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How-to: Stay secure online

Caroline Leopold, @caroline815
07.22.15
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With the recent hacking of adultery website Ashley Madison, we're reminded again of how precarious online privacy really is. For most, it is second nature to lock the front door or not announce private financial information at a party with strangers. Yet, many of us are sharing private information that can easily be intercepted if we are not careful.

Protect your privacy from those around you

Theft and loss of mobile phones, tablets and laptops can mean that someone can rifle through and even delete your files. Having a password on all your devices deters the thief or snoop. It's less burdensome and as important as using a key to unlock your front door.

Remember that at work, fully expect that all of your emails and internet browsing is being monitored. Incognito browsing may keep your history clear, but it's not a guarantee of privacy. The safest bet is to use your own device using your own internet connection.

Never give out passwords to anyone, ever

Scammers are adept at requesting your data in a way that escapes suspicion. For example, callers claiming to be Verizon asked customers for some innocuous information and then asked for their phone password. Then, the scammers used passwords to log thousands of dollars in long-distance calls to their victims' phone bills.

Legitimate companies will never ask for your passwords over the phone or email. In fact, companies would never access your account through your own password. They have admin privileges, so there's never a reason for them to ask.

Having password overload? Use a password manager

The rule to remember with passwords is they should be hard to guess, even with a computer trying to break in and passwords are supposed to be unique for every site. What is a strong password? Randall Munroe of popular webcomic XKCD offers a simple solution: string four random words together. Words are easier to remember and the number of guesses to crack the password is astronomical.

Password managers such as Lastpass, Keepass, 1Password and others, as described by Lifehacker, are remarkably easy to use. The premise is that the user picks and remembers one strong password. Then, the managers generate and store passwords for all of the other sites. There are a few minor glitches, where some sites, I'm looking at you Apple iTunes, make it difficult to use the password managers. But, the advantages are tremendous. Not only do you get good passwords, but entering them is as fast as a click of a button, without the mistakes.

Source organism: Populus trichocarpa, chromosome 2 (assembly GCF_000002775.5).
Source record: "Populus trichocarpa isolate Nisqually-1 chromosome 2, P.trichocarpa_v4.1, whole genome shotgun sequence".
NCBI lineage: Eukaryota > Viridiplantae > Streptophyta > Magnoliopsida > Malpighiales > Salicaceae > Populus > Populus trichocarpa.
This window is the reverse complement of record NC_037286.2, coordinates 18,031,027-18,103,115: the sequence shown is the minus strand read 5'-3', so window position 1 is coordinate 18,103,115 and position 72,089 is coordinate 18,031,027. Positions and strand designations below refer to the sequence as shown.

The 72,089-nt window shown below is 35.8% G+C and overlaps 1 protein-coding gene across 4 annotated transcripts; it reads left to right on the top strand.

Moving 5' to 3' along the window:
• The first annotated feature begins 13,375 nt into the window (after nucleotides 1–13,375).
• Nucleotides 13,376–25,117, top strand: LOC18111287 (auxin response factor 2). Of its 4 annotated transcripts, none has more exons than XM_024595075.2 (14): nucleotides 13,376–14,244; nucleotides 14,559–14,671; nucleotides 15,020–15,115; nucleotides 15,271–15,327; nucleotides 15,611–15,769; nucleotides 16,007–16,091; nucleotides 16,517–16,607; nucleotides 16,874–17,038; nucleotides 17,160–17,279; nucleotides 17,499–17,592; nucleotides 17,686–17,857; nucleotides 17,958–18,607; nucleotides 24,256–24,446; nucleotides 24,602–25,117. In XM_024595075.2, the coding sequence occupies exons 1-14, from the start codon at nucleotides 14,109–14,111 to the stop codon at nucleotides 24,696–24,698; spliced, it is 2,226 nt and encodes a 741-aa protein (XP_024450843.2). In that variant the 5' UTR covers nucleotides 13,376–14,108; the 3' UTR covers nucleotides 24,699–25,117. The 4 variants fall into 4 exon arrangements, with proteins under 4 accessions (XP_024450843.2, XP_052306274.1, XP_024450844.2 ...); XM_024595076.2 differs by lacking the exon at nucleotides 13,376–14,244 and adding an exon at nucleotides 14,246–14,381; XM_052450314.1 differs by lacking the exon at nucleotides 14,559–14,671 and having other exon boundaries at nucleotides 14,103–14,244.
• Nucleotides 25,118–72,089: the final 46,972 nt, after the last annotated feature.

A problem you may encounter is that you'll request a password reset and the admin sends you your password via email. This is a huge security problem because email is easily intercepted. If that happens, change your password to something completely unique. And if you have been using duplicate passwords, then change those passwords.

Use encrypted (secure) connections

One of the biggest security risks is when you are using an unsecured Wifi hotspot. Hackers can collect all of the data you sending, including private emails, credit card information and security information. Then, hackers take that information and masquerade as you, which can cause havoc to your bank account and compromises your identity. Security company Kaspersky recommends that users use HTTPS when browsing, turn off sharing on their computers, and for business users, consider investing in using a VPN, which encrypts your traffic.

Be aware that some companies don't understand security and may ask for sensitive information on an unencrypted (HTTP) network. If you see HTTP, change the prefix to HTTPS and see if the site still works. If the site doesn't work and you get an error, then you know this company doesn't know how to properly protect your information. It's best to walk away.

All products recommended by Engadget are selected by our editorial team, independent of our parent company. Some of our stories include affiliate links. If you buy something through one of these links, we may earn an affiliate commission.
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